A quick visit to Cymbal & Gong – four 22s

I made a quick visit to Cymbal & Gong HQ today, briefly getting sounds from four excellent 22″ rides for one of my friends in Berlin.
1. Kervan (R) ~2250 grams / Janavar (L) ~2550 grams
2. American Artist (R) ~2350 grams / (L) ~2450 grams
He was seeking a 22″ Special Janavar similar to “Vivian”, which has been reserved by another drummer in Germany– but this one is about 300 grams heavier, and performs more like a light-medium ride. It’s a very cool cymbal, but probably wouldn’t respond well to the heavy patina. With rivets it might sound more like a Billy Higgins-type cymbal.

The 22″ American Artist cymbals are assertive jazz rides, very much like my own main 22″ cymbal. My cymbal seems rather aggressive in the practice room, but played live it’s just a nice, present sound.

Janavar, Cymbal Foundry, Midnight Lamp

A quick rundown of some cymbal lines, by Cymbal & Gong, that we’ll be seeing more of in 2022: Janavar, Cymbal Foundry, Midnight Lamp, and Second Line.

Janavar series are B20 cymbals inspired by a famous European B8 line of the 1960s. Originally meant to be light-weight cymbals for pop music, we find them to be great in a range of applications. Generally they have a full, non-clangy bright sound.

We’re making some Special Janavars in 20″ and 22″, with a heavy patina with green highlights, that makes them excellent contrasting cymbals in a set with Holy Grails. They remind me of brighter jazz sounds of the 50s/60s, perhaps on Milestones, or Bill Evans’s Vanguard recordings, or on some CTI recordings of the early 70s.


Cymbal Foundry series is a bit harder to nail down, but they’re really good cymbals. The line was originally created in partnership with a drum shop, and may be getting a name change, after that relationship expired. They’re generally clean and straightforward, in moderate conventional weights, but not without complexity— it could be described as a more complex 602-like sound.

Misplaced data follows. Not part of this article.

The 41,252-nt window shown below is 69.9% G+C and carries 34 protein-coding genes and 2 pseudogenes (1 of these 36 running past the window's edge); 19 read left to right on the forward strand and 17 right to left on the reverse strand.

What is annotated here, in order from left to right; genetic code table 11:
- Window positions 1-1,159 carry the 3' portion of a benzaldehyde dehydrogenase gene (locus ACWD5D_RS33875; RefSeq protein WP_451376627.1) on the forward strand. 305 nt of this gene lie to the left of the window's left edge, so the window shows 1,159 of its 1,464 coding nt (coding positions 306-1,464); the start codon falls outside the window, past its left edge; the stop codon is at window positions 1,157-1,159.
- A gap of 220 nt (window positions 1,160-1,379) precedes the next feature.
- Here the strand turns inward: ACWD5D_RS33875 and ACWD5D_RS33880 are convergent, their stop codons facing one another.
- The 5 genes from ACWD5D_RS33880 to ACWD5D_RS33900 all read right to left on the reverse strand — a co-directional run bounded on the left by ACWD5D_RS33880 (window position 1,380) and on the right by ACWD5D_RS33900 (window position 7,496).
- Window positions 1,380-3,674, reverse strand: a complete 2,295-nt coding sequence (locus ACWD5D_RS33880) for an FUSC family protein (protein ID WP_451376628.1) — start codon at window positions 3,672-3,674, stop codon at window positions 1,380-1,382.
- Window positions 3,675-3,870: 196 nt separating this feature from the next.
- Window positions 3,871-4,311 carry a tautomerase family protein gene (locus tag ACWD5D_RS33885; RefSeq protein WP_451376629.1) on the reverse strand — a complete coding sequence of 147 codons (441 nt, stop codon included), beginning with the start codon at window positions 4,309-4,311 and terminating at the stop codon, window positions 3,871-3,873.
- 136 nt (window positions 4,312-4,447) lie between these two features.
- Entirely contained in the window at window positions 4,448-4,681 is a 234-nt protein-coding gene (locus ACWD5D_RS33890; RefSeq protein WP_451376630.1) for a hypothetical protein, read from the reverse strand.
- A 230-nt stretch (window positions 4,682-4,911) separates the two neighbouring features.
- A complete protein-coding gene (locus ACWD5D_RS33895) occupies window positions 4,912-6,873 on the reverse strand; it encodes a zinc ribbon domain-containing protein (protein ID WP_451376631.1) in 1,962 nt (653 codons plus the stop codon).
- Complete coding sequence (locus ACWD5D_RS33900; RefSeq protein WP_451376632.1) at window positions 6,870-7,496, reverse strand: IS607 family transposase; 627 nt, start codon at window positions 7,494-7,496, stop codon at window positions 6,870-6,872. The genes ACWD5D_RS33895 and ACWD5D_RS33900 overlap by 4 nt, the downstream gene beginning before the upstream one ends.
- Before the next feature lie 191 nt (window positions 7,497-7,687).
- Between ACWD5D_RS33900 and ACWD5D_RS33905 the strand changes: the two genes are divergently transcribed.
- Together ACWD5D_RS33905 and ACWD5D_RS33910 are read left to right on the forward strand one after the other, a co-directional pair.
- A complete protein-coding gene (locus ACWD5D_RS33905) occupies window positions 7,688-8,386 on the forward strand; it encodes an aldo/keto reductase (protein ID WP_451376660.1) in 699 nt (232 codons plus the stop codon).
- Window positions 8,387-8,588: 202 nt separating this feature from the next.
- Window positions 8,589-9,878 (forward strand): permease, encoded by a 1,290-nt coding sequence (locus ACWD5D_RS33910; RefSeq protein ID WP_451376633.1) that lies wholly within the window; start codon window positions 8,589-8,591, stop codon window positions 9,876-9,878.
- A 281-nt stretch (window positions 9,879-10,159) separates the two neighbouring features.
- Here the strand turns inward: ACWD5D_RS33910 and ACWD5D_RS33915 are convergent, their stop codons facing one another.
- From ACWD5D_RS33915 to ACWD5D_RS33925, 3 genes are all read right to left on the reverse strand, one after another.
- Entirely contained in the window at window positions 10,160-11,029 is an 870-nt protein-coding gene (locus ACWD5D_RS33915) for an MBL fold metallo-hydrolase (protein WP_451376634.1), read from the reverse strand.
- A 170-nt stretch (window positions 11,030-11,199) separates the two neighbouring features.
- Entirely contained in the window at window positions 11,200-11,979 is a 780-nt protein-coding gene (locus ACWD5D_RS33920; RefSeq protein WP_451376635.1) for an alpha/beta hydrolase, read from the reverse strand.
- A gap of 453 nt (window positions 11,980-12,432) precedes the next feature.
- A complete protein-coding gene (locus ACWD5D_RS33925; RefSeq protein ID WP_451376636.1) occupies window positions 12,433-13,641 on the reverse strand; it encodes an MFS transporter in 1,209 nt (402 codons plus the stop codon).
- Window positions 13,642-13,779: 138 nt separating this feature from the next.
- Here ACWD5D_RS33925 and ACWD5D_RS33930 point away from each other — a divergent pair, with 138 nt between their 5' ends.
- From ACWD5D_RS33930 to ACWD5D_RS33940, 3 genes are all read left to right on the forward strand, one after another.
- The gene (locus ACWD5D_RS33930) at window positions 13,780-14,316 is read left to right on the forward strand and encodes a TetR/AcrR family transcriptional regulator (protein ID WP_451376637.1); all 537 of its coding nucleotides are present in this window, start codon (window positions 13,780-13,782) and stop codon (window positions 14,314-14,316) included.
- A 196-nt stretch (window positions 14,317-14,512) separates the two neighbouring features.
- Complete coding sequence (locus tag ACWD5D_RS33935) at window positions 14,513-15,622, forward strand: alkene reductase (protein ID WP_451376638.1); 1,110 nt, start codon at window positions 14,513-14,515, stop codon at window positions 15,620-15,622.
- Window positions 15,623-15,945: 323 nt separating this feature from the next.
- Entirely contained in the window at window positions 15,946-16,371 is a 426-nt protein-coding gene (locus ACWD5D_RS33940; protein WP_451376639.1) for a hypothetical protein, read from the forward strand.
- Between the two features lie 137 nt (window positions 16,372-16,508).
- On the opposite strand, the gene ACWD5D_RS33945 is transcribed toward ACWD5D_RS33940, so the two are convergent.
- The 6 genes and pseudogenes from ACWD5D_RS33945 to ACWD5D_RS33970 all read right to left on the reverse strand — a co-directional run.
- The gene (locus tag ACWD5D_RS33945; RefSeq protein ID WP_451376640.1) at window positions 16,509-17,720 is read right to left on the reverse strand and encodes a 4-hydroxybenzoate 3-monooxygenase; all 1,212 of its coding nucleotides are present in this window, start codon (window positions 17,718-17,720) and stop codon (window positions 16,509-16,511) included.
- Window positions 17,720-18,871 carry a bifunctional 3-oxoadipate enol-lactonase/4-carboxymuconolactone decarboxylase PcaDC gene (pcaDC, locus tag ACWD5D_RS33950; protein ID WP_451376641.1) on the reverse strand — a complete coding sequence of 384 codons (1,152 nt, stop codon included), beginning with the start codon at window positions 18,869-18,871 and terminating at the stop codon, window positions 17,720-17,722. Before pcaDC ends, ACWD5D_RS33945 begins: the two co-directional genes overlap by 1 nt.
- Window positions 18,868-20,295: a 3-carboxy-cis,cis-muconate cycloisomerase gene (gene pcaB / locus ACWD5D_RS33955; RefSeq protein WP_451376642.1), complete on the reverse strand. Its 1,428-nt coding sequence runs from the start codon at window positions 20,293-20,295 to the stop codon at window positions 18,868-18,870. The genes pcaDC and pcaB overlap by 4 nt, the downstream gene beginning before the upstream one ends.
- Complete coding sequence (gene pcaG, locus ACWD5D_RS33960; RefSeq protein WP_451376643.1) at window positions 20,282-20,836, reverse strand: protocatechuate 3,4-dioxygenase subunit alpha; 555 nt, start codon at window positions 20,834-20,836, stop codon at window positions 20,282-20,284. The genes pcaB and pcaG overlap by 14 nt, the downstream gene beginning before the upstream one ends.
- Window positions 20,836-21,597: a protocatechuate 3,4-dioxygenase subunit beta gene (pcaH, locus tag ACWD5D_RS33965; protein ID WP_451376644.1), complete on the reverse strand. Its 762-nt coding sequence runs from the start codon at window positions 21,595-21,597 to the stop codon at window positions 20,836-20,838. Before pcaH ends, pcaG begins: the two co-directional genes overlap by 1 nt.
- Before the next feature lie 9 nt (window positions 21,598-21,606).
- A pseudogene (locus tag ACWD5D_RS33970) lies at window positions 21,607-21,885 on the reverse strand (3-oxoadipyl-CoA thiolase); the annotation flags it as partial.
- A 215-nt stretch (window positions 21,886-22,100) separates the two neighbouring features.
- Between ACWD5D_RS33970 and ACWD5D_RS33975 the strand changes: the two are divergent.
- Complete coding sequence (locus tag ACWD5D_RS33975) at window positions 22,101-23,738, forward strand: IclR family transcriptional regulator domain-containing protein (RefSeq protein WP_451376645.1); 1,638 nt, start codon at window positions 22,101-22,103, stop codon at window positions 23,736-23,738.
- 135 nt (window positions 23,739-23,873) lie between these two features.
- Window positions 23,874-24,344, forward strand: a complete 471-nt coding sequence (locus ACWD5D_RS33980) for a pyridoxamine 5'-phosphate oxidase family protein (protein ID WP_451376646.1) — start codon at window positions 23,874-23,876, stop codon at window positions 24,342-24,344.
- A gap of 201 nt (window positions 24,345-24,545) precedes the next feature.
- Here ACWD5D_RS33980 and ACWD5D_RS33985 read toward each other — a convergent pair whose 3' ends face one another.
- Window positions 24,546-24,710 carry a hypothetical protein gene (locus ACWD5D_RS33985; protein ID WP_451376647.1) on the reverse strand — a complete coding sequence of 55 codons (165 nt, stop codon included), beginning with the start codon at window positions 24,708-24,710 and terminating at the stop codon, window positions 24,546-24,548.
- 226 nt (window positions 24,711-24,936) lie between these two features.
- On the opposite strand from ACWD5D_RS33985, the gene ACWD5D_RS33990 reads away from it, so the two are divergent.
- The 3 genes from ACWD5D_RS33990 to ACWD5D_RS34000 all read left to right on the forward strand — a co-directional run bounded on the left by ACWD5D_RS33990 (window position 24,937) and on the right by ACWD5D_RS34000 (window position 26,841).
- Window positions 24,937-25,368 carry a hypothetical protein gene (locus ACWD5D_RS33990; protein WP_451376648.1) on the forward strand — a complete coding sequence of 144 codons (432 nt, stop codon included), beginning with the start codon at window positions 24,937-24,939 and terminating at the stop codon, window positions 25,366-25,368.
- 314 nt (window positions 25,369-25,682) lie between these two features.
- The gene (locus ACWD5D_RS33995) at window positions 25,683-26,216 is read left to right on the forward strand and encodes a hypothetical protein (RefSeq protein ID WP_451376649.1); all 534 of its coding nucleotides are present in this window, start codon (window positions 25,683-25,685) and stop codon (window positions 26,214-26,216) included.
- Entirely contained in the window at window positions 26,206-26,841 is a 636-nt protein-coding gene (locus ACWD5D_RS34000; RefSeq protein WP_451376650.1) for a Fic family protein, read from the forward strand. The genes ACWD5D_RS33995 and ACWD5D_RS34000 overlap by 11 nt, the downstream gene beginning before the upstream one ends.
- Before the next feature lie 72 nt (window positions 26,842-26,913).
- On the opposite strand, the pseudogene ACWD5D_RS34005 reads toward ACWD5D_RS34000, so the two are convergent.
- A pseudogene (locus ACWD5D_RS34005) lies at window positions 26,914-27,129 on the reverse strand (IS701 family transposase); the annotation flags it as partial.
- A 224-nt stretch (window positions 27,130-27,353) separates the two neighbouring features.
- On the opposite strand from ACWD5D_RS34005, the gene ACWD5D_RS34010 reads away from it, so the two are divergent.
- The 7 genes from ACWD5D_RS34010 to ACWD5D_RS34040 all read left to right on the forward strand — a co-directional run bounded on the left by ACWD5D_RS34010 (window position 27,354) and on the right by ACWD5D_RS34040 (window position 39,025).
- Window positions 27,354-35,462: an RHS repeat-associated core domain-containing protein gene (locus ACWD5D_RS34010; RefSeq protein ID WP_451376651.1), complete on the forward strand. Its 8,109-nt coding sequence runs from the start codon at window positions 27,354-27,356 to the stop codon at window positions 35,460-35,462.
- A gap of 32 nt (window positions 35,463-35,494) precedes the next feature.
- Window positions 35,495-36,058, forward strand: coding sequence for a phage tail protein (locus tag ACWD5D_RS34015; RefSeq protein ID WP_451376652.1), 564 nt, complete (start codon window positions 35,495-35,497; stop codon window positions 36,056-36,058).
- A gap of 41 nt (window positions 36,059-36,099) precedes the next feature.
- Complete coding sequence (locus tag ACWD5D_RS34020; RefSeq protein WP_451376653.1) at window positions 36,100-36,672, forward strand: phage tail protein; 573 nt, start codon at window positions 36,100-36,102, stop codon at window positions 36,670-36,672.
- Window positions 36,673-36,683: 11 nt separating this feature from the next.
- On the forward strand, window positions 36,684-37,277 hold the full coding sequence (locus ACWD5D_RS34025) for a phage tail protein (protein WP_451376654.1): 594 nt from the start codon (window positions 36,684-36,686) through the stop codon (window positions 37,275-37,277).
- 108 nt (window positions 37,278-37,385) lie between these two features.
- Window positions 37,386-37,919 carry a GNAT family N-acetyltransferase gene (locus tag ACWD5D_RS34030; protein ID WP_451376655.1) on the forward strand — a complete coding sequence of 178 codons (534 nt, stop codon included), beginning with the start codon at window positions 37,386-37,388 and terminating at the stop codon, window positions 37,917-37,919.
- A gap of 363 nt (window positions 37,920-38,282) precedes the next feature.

We’ll be doing a Billy Higgins tribute ride cymbal (think Pat Metheny’s Rejoicing), that is moderate-medium 22″ ride with six rivets, and a light patina.


Midnight Lamp is Cymbal & Gong’s name for a Turk-style cymbal. We special order a design that is slightly different— we get them thin, with the bells unhammered, and with no lathing at all. The regular Midnight Lamp has a slim lathed band at the edge, which adds some highs to the cymbals’ sound. I think our version has a more dusky, chocolaty sound.

The 18″ Jazz Ride is a popular item of this line— it’s a tight little cymbal excellent for rehearsals, recording, and other intimate playing. Or for drummers who just want a tight, dry sound.


Second Line series consists of two cymbals:  14″ and 16″ Swish or Chinese cymbals. Very thin, with a traditional bell. Cymbal & Gong has been prototyping Swish-style cymbals for several years, but largely hasn’t gone into regular production of them, until now. They are essentially effects cymbals, but are very expressive, with surprising sound possibilities, with echoes of Ed Blackwell.

The ones we’ve played have been outstanding examples of this type— they have that wild energy we want from them, while blending well with a regular Cymbal & Gong set up. Instantly responsive in a range of dynamics, and blessedly non-obnoxious. The larger prototype Swish cymbals have the same excellent qualities, and we hope to see more of them as well.

Janavar feedback

We just heard back from the buyer of an an 18″ Janavar crash cymbal— which was never listed on the site, and so there is no video, unfortunately! Cymbal & Gong’s Janavar series is a Turkish-made B20 cymbal inspired by a 1960s European B8 line, that was revived by its manufacturer in recent years. They are lush, moderate-weight rock cymbals, that are good for all kinds of music. We have a patinated 20″ Janavar crash-ride “Grayson” for sale on the site now, which would make a great left side cymbal for jazz drummers.

Here is what our buyer says about the 18″ Janavar crash:

The Janavar is… quite simply the best crash cymbal I’ve ever owned. Modern crash cymbals, no matter the weight, have a “clang” when hit softly. Heavier weights never lose it and lighter weights won’t let go of it until struck with enough force, at which point the room is filled with chaotic high-frequency radiation and the floor manager is giving you the stink-eye. That’s not an issue playing an outdoor rock gig but won’t do during dinner service or to the discerning ear of a studio microphone.

In contrast, the Janovar blooms and shimmers and all the player has to do is manage the amount of energy input via the stick. I would find myself moved to get in the practice room just to hear it again. It’s truly exceptional.